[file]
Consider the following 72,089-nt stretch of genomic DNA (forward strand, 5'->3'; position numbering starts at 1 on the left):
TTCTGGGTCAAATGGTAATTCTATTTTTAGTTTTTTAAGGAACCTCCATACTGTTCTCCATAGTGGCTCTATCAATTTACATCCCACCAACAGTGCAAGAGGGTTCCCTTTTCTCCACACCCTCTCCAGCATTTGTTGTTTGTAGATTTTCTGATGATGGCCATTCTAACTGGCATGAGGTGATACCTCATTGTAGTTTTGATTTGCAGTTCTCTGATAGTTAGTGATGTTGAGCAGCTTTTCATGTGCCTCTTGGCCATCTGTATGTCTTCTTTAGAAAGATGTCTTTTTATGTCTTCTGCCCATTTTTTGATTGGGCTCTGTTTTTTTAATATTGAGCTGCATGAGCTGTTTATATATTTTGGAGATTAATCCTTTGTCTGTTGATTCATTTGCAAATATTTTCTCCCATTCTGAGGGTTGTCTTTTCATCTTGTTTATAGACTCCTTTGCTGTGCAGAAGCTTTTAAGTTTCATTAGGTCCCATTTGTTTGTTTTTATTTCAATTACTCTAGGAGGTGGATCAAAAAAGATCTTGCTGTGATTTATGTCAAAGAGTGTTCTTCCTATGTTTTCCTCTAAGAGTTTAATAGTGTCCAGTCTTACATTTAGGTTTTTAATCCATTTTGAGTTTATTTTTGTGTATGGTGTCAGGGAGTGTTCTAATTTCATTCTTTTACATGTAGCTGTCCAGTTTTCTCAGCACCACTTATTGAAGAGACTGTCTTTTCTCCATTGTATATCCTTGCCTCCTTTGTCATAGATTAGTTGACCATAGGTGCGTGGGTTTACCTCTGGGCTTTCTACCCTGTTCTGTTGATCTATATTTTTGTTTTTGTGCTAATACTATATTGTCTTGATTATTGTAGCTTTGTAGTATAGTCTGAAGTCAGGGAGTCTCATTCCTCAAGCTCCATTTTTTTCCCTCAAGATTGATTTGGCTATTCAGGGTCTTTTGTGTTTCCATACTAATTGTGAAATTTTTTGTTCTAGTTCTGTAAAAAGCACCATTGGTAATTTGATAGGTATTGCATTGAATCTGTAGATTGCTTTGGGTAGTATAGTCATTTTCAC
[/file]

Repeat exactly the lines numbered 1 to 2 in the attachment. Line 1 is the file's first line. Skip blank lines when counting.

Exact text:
Consider the following 72,089-nt stretch of genomic DNA (forward strand, 5'->3'; position numbering starts at 1 on the left):
TTCTGGGTCAAATGGTAATTCTATTTTTAGTTTTTTAAGGAACCTCCATACTGTTCTCCATAGTGGCTCTATCAATTTACATCCCACCAACAGTGCAAGAGGGTTCCCTTTTCTCCACACCCTCTCCAGCATTTGTTGTTTGTAGATTTTCTGATGATGGCCATTCTAACTGGCATGAGGTGATACCTCATTGTAGTTTTGATTTGCAGTTCTCTGATAGTTAGTGATGTTGAGCAGCTTTTCATGTGCCTCTTGGCCATCTGTATGTCTTCTTTAGAAAGATGTCTTTTTATGTCTTCTGCCCATTTTTTGATTGGGCTCTGTTTTTTTAATATTGAGCTGCATGAGCTGTTTATATATTTTGGAGATTAATCCTTTGTCTGTTGATTCATTTGCAAATATTTTCTCCCATTCTGAGGGTTGTCTTTTCATCTTGTTTATAGACTCCTTTGCTGTGCAGAAGCTTTTAAGTTTCATTAGGTCCCATTTGTTTGTTTTTATTTCAATTACTCTAGGAGGTGGATCAAAAAAGATCTTGCTGTGATTTATGTCAAAGAGTGTTCTTCCTATGTTTTCCTCTAAGAGTTTAATAGTGTCCAGTCTTACATTTAGGTTTTTAATCCATTTTGAGTTTATTTTTGTGTATGGTGTCAGGGAGTGTTCTAATTTCATTCTTTTACATGTAGCTGTCCAGTTTTCTCAGCACCACTTATTGAAGAGACTGTCTTTTCTCCATTGTATATCCTTGCCTCCTTTGTCATAGATTAGTTGACCATAGGTGCGTGGGTTTACCTCTGGGCTTTCTACCCTGTTCTGTTGATCTATATTTTTGTTTTTGTGCTAATACTATATTGTCTTGATTATTGTAGCTTTGTAGTATAGTCTGAAGTCAGGGAGTCTCATTCCTCAAGCTCCATTTTTTTCCCTCAAGATTGATTTGGCTATTCAGGGTCTTTTGTGTTTCCATACTAATTGTGAAATTTTTTGTTCTAGTTCTGTAAAAAGCACCATTGGTAATTTGATAGGTATTGCATTGAATCTGTAGATTGCTTTGGGTAGTATAGTCATTTTCAC